I was snapped up into a time vortex last week when I suddenly found myself on a plane headed to Calgary. The next day, I was on a helicopter with my brother, dad, various aunts, uncles and friends going up to Mistaya Lodge, nestled in a wide high basin of glaciers between Banff and Jasper national parks in Canada. We landed and watched the poor suckers who had been up there the week before us as they scrambled onto the chopper and disappeared into silence.Roughly an hour later we had our skins on. From there the days kind of melded together into an amalgamation of cruising up the mountains in the glare of bluebird days, dipping the knee on my teles while tasting the joy of snorkel face shots, sitting in the sauna, building an igloo, eating fresh-baked bread and apple pie, reading junk novels, playing liar’s dice with everyone, bagging a peak or two and, um, oh yeah, face shots.We earned our turns, but we didn’t really earn anything else up there. Sure, we hiked. But there was this blissfully good cook who threw down the likes of orange poppy seed pancakes in the morning and baked salmon at night, topped off by something as yummy as thick chocolate cake drizzled with fresh strawberry sauce. And every morning we got up, tired from the hiking on the day before but ready to strap on the skis. And every day we got less tired looking at the oceans of powder laid out in front of us: dry, fluffy, endless. When we would finally get to the top of something and see two or three thousand vertical feet waiting to be marked with snakes all the way down, it sometimes just made us giggle. Especially the last run, which was probably one of the best of my life. It wasn’t all that steep or technical or crazy. It was just plain beautiful. The sun was poking through what had been an overcast sky, and we had 3,000 vertical feet below us on Ophidian Glacier. I’d like to be back there now. Soon enough, however, we were suddenly tasting the bitterness of watching some group of losers climbing off the helicopter with goofy grins on their faces. And us, we were going home happy.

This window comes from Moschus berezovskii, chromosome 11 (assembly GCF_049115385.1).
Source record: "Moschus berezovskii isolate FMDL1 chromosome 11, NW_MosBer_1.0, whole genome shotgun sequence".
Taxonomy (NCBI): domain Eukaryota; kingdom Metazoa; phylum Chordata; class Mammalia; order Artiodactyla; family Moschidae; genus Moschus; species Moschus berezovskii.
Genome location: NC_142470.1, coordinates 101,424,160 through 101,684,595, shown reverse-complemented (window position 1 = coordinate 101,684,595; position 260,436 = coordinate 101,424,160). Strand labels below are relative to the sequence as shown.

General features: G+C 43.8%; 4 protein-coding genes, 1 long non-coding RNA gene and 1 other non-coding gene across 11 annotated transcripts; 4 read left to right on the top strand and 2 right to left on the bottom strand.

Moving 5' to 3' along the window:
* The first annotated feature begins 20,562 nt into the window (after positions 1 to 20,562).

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Normalcy will be few and far between this ski season, so Aspen’s Simi Hamilton’s traditional slow start brought a sense of calm to a world that’s mostly in chaos at the moment.